The most common problem with peritoneal dialysis is peritonitis, a serious abdominal infection. This infection can occur if the opening where the catheter enters your body becomes infected or if contamination occurs as the catheter is connected or disconnected from the bags. Infection is less common in presternal catheters, which are placed in the chest. Peritonitis requires antibiotic treatment by your doctor.
To avoid peritonitis, you must be careful to follow procedures exactly and learn to recognize the early signs of peritonitis, which include fever, unusual color or cloudiness of the used fluid, and redness or pain around the catheter. Report these signs to your doctor or nurse immediately so that peritonitis can be treated quickly to avoid additional problems.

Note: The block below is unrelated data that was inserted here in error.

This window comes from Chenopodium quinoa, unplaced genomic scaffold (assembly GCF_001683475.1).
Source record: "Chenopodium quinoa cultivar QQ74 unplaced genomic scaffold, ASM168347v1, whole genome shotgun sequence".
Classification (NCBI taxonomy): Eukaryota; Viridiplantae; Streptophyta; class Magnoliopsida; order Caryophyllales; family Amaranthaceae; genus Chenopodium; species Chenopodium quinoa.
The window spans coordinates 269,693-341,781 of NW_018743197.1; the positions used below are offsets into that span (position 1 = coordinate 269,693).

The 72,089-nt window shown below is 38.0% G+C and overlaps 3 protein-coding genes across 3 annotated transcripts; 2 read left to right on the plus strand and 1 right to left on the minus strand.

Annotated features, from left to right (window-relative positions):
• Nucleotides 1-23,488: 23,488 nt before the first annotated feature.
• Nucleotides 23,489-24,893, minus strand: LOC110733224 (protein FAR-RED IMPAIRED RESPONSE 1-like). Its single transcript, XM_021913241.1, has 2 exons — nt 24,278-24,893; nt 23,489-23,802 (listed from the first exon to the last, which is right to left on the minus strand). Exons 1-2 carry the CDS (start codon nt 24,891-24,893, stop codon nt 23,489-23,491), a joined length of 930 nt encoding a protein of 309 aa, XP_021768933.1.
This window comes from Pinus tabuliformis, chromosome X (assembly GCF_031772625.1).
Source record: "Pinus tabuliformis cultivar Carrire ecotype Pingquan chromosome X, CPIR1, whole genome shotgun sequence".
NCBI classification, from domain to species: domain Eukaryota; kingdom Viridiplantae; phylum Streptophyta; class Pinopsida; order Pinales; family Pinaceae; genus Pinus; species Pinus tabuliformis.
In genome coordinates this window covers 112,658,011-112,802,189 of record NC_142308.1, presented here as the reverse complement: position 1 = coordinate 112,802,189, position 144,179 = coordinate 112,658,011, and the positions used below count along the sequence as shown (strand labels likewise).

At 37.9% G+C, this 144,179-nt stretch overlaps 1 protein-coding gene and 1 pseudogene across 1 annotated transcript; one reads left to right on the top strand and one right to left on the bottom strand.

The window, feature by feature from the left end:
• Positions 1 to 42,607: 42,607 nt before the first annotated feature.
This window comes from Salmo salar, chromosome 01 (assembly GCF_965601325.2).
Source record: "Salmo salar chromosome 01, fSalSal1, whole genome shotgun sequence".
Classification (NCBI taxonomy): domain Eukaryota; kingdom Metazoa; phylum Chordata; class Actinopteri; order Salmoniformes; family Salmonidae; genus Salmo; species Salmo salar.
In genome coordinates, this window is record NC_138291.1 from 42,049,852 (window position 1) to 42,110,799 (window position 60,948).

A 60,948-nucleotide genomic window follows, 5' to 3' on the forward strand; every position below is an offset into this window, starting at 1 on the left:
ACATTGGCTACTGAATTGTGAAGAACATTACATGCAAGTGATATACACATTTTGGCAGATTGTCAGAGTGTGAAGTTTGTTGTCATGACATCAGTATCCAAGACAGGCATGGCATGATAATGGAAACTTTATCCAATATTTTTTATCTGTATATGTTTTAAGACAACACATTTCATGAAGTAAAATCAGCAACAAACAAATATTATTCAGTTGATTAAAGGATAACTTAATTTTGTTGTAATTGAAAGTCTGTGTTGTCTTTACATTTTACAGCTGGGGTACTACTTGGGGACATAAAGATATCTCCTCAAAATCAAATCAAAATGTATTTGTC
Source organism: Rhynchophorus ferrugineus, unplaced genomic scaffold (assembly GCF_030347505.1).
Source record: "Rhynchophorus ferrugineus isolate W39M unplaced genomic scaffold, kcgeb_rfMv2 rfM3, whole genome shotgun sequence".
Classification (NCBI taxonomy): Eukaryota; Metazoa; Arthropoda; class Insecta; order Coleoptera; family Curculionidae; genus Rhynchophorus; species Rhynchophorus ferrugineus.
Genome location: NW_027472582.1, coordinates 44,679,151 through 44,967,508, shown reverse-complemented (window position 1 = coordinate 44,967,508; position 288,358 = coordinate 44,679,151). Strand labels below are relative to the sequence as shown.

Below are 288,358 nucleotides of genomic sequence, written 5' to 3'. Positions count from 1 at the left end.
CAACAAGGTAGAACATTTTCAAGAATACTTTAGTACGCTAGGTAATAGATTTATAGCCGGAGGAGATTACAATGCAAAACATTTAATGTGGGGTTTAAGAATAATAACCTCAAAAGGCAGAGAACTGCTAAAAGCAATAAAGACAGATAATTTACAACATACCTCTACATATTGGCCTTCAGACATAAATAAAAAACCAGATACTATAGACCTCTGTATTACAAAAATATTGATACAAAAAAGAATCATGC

Complications of Peritoneal dialysis Patients undergoing peritoneal dialysis may experience various medical complications when they don’t get reliable supply of vital medicines or develop other medical conditions.read more
Both haemodialysis and peritoneal dialysis cause side effects.read more